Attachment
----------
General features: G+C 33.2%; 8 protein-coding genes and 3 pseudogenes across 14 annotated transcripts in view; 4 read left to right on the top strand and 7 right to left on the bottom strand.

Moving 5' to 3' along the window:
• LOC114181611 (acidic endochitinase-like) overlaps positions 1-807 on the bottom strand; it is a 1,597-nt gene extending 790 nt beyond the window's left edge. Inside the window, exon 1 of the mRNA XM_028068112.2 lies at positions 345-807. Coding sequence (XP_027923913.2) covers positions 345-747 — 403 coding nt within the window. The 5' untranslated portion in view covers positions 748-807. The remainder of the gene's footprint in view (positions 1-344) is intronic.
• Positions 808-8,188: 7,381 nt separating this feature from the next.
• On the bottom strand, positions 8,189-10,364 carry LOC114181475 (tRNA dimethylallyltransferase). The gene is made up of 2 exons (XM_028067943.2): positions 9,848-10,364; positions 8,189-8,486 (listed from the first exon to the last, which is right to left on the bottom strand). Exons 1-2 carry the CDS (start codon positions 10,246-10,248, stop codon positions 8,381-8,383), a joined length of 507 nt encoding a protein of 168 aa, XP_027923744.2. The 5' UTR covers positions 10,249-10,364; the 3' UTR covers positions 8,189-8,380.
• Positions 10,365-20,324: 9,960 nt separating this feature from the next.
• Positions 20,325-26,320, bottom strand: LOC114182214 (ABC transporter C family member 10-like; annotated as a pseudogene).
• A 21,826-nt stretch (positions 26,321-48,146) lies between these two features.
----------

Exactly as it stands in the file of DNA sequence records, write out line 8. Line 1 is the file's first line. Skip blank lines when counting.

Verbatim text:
• A 21,826-nt stretch (positions 26,321-48,146) lies between these two features.